Premier David Alward introduced new legislation on Friday that will allow New Brunswick to be the first eastern Canadian province to hold Senate elections.
Alward tabled the bill in the legislative assembly on Friday, calling the proposal “historic.”
“This bill is historic. We are the first eastern Canadian jurisdiction to introduce a process for the selection of senators. I predict we won't be the last,” Alward said.
The proposed legislation will now be sent to a legislative committee so it can receive public feedback.
Alward said he spoke to Prime Minister Stephen Harper about the new piece of legislation.
“He fully supports New Brunswick's willingness to introduce Senate elections,” Alward said of the prime minister.
“The use of a democratic process to select members of the Federal Parliament's upper house will lead to it becoming an increasingly effective institution. This is particularly important as our representation in the House of Commons continues to diminish in terms of our province's proportion of seats.”
The Harper government has championed the need to reform the Senate into an elected institution.
Alberta is the only province that has held Senate elections.
Saskatchewan has passed a law to allow for Senate elections. However, the provincial government did not put senators on the ballot last November because Ottawa would not offer any financial assistance to offset the costs.
There is also a bill making its way through the British Columbia legislature that would allow for Senate elections.
The Senate elections would be held during the municipal elections every four years. But the provincial cabinet could order a Senate race to be held on a different day.
Alward said on Friday, he expects the first Senate election to be held in 2016. New Brunswickers could vote on future senators earlier if Ottawa offered to help cover some of the added costs of holding a Senate election.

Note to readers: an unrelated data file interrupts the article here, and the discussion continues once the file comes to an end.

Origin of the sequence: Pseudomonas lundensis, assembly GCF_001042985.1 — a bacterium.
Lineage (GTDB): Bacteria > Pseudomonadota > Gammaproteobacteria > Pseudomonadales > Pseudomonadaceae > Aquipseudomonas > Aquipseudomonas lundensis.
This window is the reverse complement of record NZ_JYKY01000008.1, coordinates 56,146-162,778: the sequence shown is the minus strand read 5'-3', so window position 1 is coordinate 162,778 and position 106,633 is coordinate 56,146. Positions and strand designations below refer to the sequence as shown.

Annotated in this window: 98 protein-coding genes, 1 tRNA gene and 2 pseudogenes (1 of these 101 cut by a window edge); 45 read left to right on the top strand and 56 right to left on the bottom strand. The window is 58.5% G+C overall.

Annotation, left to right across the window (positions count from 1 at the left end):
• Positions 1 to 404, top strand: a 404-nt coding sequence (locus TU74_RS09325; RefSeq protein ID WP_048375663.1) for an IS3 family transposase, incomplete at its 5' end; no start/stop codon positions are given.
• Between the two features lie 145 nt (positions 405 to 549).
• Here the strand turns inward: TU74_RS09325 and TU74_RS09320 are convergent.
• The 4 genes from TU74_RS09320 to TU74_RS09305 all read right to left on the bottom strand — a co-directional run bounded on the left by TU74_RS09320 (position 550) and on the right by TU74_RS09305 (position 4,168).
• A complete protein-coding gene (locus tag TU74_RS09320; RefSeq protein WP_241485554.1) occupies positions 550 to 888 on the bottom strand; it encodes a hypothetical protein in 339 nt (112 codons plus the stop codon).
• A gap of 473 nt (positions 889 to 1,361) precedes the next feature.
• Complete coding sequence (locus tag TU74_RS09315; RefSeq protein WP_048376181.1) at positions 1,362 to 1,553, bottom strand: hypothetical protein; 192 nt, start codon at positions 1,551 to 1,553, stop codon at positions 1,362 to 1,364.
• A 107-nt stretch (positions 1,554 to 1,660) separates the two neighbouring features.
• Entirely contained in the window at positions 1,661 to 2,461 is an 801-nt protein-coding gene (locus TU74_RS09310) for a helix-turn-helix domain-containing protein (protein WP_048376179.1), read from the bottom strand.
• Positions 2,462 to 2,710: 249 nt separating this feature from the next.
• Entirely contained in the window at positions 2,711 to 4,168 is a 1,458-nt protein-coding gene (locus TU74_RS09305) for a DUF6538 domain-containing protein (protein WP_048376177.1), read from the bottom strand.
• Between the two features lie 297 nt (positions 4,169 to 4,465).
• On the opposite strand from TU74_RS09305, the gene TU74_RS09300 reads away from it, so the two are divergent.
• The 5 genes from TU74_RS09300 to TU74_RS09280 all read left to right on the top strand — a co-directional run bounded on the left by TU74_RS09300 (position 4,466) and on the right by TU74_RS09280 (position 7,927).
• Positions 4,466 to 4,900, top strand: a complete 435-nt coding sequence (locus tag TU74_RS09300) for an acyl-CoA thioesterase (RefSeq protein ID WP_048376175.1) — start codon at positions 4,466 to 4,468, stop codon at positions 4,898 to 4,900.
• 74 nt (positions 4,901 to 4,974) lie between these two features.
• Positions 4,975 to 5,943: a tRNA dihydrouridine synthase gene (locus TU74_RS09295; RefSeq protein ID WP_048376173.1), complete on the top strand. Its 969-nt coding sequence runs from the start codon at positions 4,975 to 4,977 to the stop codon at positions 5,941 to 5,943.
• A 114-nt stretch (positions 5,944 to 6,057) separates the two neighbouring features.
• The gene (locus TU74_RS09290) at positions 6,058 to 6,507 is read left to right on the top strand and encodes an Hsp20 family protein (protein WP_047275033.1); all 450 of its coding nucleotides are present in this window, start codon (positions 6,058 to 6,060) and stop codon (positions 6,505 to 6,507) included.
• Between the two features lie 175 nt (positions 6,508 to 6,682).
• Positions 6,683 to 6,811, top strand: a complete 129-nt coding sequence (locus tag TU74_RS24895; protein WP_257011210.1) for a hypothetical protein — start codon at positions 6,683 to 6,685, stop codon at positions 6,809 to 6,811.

The bill sets out a framework where New Brunswick voters would create a list of Senate nominees that would be sent to Ottawa for consideration whenever a vacancy opened up.
New Brunswick has 10 seats in the upper chamber.
Alward’s bill would give the upcoming Electoral Boundaries and Representation Commission the power to divide the province into five senatorial districts.
This would make New Brunswick only the second province, after Quebec, that has defined boundaries for senators.
New Brunswick’s political parties would have the opportunity to field two candidates in each senatorial race. But other citizens could run in the election as independent candidates.
The proposed legislation also sets out campaign spending limits of roughly $75,000 on candidates in these races.
If the Senate election is being held in conjunction with a municipal election, the candidates cannot also be running for mayor or council. Similarly, if the election is coinciding with a provincial election, a person could not run to be a MLA and a senator at the same time.
Senators must be 30 to sit in the upper chamber. So under the New Brunswick law, candidates do not need to be 30 when the election is held, however they must turn 30 within the four-year term to qualify to be on the Senate ballot.
An election in a particular senatorial division can be skipped if there are no vacancies expected within four years of an election.
Anyone wishing to donate to a Senate race will have to do without the incentive of a tax donation.
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